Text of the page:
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Third Battle of Artois
Part of the Western Front of World War I
Date 15 September – 4 November 1915
Location Artois, France
Result Stalemate
Belligerents
France France
United Kingdom United Kingdom
German Empire German Empire
Commanders
France Auguste Dubail
United Kingdom John French
German Empire Crown Prince Rupprecht
Strength
French Tenth Army
6 British Divisions
German Sixth Army
Casualties and losses
48,000 French[1]
62,000 British[2]
51,000 German[3]

The Third Battle of Artois was a battle on the Western Front of World War I, is also known as the Loos-Artois Offensive, including the major British Battle of Loos.

The offensive, meant to complement Champagne offensive, was Joffre's last attempt to exploit the Allies numerical advantage over Germany's decision to concentrate its forces against Russia. Joffre's plan was for simultaneous attacks in Champagne and Artois, with the goal being to capture German railborne supply centers at Attigny and Douai and forcing a German withdrawl.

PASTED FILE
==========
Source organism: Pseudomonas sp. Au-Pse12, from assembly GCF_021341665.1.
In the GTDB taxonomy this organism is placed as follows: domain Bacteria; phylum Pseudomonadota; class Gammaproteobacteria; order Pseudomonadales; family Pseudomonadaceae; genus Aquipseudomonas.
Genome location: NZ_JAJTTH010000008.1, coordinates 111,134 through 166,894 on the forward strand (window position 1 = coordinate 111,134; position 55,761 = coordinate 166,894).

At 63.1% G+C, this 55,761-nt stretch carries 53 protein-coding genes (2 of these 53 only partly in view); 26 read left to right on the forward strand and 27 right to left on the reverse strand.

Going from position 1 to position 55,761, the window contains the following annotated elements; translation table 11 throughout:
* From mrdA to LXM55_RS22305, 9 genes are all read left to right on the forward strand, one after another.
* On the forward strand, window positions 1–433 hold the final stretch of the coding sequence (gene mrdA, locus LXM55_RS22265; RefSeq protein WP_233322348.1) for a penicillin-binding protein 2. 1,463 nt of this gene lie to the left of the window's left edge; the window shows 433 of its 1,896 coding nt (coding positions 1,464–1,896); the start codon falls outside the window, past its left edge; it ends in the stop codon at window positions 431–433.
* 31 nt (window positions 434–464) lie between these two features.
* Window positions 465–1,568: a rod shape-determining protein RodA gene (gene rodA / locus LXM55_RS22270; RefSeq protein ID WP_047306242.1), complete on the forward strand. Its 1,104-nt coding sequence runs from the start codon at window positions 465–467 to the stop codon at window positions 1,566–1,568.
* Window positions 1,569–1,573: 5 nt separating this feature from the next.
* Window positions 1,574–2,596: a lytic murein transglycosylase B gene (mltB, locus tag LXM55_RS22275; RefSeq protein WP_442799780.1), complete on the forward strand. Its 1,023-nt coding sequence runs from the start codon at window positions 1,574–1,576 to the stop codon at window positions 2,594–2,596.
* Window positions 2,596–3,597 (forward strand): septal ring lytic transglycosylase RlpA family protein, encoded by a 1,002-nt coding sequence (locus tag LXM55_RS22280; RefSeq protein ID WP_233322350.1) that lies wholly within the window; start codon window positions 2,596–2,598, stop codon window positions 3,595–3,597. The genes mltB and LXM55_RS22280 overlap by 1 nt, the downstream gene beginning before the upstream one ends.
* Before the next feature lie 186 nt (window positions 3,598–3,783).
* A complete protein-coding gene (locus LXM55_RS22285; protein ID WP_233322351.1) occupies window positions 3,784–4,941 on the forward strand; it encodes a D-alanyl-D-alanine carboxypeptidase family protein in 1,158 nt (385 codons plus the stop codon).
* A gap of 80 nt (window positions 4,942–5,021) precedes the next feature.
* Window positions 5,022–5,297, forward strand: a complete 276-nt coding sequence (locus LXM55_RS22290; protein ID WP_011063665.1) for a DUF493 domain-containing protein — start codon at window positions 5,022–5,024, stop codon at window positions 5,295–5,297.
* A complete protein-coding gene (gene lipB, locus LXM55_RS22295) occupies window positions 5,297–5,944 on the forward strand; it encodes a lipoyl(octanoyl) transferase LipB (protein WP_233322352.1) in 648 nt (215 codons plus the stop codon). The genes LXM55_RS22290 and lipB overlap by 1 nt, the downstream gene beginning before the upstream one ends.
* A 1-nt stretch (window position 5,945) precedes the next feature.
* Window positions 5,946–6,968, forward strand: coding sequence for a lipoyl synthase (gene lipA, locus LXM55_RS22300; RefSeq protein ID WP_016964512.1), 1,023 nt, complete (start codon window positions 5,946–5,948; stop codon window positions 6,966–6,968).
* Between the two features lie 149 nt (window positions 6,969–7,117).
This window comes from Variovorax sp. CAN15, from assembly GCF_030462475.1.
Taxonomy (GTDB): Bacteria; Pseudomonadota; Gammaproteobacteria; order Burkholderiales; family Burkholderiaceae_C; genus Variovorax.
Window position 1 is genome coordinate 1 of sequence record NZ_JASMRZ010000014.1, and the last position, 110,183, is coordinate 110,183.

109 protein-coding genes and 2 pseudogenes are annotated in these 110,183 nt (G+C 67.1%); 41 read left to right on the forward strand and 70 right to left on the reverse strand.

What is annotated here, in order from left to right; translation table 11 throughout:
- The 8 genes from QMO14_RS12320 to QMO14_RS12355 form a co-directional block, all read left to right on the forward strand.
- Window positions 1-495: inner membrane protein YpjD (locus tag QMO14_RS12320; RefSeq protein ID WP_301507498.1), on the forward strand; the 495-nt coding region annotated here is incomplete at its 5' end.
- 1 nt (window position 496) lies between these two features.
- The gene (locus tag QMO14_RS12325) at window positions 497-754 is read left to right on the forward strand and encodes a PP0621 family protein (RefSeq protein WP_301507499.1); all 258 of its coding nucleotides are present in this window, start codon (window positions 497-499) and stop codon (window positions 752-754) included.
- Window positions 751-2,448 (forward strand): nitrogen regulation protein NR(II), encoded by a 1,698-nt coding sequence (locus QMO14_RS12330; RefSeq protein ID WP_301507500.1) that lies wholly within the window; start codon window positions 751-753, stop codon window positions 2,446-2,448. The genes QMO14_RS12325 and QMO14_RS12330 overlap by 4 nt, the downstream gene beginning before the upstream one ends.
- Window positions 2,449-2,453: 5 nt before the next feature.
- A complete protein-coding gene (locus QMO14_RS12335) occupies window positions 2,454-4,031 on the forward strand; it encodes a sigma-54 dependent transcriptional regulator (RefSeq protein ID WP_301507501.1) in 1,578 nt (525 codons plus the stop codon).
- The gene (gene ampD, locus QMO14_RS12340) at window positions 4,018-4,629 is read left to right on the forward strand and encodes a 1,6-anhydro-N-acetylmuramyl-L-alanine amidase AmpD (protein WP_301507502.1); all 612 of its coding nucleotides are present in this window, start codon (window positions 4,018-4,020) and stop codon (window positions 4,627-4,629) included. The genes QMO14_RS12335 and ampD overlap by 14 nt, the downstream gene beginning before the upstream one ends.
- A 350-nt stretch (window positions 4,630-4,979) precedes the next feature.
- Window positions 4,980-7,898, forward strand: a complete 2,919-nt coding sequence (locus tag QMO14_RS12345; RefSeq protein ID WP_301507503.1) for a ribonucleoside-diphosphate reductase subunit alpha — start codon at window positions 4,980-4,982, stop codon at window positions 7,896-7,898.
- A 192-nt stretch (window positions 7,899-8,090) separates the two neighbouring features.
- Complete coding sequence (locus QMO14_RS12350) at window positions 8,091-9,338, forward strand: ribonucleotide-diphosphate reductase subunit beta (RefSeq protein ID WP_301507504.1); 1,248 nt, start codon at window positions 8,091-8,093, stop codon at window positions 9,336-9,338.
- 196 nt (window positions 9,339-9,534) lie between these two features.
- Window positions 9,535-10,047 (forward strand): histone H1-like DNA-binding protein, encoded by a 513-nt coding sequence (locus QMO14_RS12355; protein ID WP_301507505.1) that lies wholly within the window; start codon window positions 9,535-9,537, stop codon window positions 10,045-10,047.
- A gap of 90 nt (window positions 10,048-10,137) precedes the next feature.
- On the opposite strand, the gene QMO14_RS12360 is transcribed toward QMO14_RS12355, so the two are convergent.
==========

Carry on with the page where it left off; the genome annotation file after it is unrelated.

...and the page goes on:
Prelude

Joffre's plan was a series of attacks along with Western Front, from the Italian's attacking across the Isonzo River to the BEF launching an attack near Loos. At first, Field Marshal John French and General Sir Douglas Haig were against such an operation, due to lack of heavy artillery, ammunition, and troop reserves. However, pressure from British minister of war, Lord Horatio Kitchner, prompted French and Haig to agree to the military operation.

Notes

  1. ^ The European powers in the First World War: an encyclopedia, Ed. Spencer Tucker, Laura Matysek Wood and Justin D. Murphy, (Taylor & Francis, 1999), 80.
  2. ^ The European powers in the First World War: an encyclopedia, 80.
  3. ^ The European powers in the First World War: an encyclopedia, 80.

References

  • The European powers in the First World War: an encyclopedia, Ed. Spencer Tucker, Laura Matysek Wood and Justin D. Murphy, Taylor & Francis, 1999.

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